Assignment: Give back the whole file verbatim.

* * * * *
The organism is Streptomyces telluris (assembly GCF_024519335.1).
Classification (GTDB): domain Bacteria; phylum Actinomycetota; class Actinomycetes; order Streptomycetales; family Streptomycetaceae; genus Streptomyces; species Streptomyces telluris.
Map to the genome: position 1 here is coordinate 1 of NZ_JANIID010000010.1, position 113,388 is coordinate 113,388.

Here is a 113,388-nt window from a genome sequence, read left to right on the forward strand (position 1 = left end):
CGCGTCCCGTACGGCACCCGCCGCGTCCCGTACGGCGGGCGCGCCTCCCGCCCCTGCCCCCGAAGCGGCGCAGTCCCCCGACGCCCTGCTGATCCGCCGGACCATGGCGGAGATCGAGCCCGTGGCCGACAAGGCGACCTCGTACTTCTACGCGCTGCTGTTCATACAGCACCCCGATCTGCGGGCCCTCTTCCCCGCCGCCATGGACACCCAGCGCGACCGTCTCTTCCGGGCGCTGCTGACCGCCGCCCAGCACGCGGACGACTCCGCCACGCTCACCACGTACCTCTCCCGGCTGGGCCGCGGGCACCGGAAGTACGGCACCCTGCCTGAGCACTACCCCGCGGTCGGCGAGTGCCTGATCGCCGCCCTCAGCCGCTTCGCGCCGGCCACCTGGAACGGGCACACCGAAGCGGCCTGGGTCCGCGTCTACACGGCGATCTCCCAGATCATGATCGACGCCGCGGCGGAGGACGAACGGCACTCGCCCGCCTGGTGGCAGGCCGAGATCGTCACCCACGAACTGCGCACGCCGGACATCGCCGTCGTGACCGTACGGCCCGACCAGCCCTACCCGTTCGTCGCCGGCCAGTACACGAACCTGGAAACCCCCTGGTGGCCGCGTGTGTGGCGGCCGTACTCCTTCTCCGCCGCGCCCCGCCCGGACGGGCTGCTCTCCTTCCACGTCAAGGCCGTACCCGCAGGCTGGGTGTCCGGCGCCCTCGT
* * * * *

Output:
The organism is Streptomyces telluris (assembly GCF_024519335.1).
Classification (GTDB): domain Bacteria; phylum Actinomycetota; class Actinomycetes; order Streptomycetales; family Streptomycetaceae; genus Streptomyces; species Streptomyces telluris.
Map to the genome: position 1 here is coordinate 1 of NZ_JANIID010000010.1, position 113,388 is coordinate 113,388.

Here is a 113,388-nt window from a genome sequence, read left to right on the forward strand (position 1 = left end):
CGCGTCCCGTACGGCACCCGCCGCGTCCCGTACGGCGGGCGCGCCTCCCGCCCCTGCCCCCGAAGCGGCGCAGTCCCCCGACGCCCTGCTGATCCGCCGGACCATGGCGGAGATCGAGCCCGTGGCCGACAAGGCGACCTCGTACTTCTACGCGCTGCTGTTCATACAGCACCCCGATCTGCGGGCCCTCTTCCCCGCCGCCATGGACACCCAGCGCGACCGTCTCTTCCGGGCGCTGCTGACCGCCGCCCAGCACGCGGACGACTCCGCCACGCTCACCACGTACCTCTCCCGGCTGGGCCGCGGGCACCGGAAGTACGGCACCCTGCCTGAGCACTACCCCGCGGTCGGCGAGTGCCTGATCGCCGCCCTCAGCCGCTTCGCGCCGGCCACCTGGAACGGGCACACCGAAGCGGCCTGGGTCCGCGTCTACACGGCGATCTCCCAGATCATGATCGACGCCGCGGCGGAGGACGAACGGCACTCGCCCGCCTGGTGGCAGGCCGAGATCGTCACCCACGAACTGCGCACGCCGGACATCGCCGTCGTGACCGTACGGCCCGACCAGCCCTACCCGTTCGTCGCCGGCCAGTACACGAACCTGGAAACCCCCTGGTGGCCGCGTGTGTGGCGGCCGTACTCCTTCTCCGCCGCGCCCCGCCCGGACGGGCTGCTCTCCTTCCACGTCAAGGCCGTACCCGCAGGCTGGGTGTCCGGCGCCCTCGT